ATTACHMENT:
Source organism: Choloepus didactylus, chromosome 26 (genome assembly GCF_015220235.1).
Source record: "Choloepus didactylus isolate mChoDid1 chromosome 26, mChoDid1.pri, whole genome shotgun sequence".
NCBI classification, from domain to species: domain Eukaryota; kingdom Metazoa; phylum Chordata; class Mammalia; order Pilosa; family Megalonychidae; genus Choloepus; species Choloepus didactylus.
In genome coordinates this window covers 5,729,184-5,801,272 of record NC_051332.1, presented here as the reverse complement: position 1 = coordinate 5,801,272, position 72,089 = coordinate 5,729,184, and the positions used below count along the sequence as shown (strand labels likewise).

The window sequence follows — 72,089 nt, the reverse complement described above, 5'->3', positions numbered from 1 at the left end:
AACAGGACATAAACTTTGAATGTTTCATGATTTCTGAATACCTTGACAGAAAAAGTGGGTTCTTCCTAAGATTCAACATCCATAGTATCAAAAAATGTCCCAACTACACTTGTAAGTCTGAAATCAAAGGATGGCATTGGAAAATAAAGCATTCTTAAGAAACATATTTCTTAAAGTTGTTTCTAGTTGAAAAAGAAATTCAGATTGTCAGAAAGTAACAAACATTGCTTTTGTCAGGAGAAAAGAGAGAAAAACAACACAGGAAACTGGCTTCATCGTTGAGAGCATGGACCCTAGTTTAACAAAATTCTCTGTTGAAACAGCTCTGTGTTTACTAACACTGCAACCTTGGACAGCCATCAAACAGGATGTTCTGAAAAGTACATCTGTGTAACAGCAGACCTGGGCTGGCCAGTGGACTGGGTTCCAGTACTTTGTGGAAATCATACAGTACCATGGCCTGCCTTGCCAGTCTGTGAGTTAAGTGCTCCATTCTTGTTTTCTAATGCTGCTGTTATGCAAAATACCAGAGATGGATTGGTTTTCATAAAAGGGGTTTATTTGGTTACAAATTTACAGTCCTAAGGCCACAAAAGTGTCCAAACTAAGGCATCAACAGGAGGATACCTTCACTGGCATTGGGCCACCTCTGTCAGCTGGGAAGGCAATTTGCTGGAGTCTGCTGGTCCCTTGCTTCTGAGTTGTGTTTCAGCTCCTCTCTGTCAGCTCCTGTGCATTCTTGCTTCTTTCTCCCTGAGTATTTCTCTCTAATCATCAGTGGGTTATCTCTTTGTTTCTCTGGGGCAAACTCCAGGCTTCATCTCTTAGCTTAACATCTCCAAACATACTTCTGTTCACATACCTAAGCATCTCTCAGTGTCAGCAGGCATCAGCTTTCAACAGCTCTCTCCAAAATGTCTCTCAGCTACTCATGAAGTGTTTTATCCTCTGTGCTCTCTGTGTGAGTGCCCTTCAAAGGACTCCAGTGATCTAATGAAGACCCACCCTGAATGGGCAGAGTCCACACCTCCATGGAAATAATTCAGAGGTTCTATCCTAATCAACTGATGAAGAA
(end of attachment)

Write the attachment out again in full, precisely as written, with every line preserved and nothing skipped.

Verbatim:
Source organism: Choloepus didactylus, chromosome 26 (genome assembly GCF_015220235.1).
Source record: "Choloepus didactylus isolate mChoDid1 chromosome 26, mChoDid1.pri, whole genome shotgun sequence".
NCBI classification, from domain to species: domain Eukaryota; kingdom Metazoa; phylum Chordata; class Mammalia; order Pilosa; family Megalonychidae; genus Choloepus; species Choloepus didactylus.
In genome coordinates this window covers 5,729,184-5,801,272 of record NC_051332.1, presented here as the reverse complement: position 1 = coordinate 5,801,272, position 72,089 = coordinate 5,729,184, and the positions used below count along the sequence as shown (strand labels likewise).

The window sequence follows — 72,089 nt, the reverse complement described above, 5'->3', positions numbered from 1 at the left end:
AACAGGACATAAACTTTGAATGTTTCATGATTTCTGAATACCTTGACAGAAAAAGTGGGTTCTTCCTAAGATTCAACATCCATAGTATCAAAAAATGTCCCAACTACACTTGTAAGTCTGAAATCAAAGGATGGCATTGGAAAATAAAGCATTCTTAAGAAACATATTTCTTAAAGTTGTTTCTAGTTGAAAAAGAAATTCAGATTGTCAGAAAGTAACAAACATTGCTTTTGTCAGGAGAAAAGAGAGAAAAACAACACAGGAAACTGGCTTCATCGTTGAGAGCATGGACCCTAGTTTAACAAAATTCTCTGTTGAAACAGCTCTGTGTTTACTAACACTGCAACCTTGGACAGCCATCAAACAGGATGTTCTGAAAAGTACATCTGTGTAACAGCAGACCTGGGCTGGCCAGTGGACTGGGTTCCAGTACTTTGTGGAAATCATACAGTACCATGGCCTGCCTTGCCAGTCTGTGAGTTAAGTGCTCCATTCTTGTTTTCTAATGCTGCTGTTATGCAAAATACCAGAGATGGATTGGTTTTCATAAAAGGGGTTTATTTGGTTACAAATTTACAGTCCTAAGGCCACAAAAGTGTCCAAACTAAGGCATCAACAGGAGGATACCTTCACTGGCATTGGGCCACCTCTGTCAGCTGGGAAGGCAATTTGCTGGAGTCTGCTGGTCCCTTGCTTCTGAGTTGTGTTTCAGCTCCTCTCTGTCAGCTCCTGTGCATTCTTGCTTCTTTCTCCCTGAGTATTTCTCTCTAATCATCAGTGGGTTATCTCTTTGTTTCTCTGGGGCAAACTCCAGGCTTCATCTCTTAGCTTAACATCTCCAAACATACTTCTGTTCACATACCTAAGCATCTCTCAGTGTCAGCAGGCATCAGCTTTCAACAGCTCTCTCCAAAATGTCTCTCAGCTACTCATGAAGTGTTTTATCCTCTGTGCTCTCTGTGTGAGTGCCCTTCAAAGGACTCCAGTGATCTAATGAAGACCCACCCTGAATGGGCAGAGTCCACACCTCCATGGAAATAATTCAGAGGTTCTATCCTAATCAACTGATGAAGAA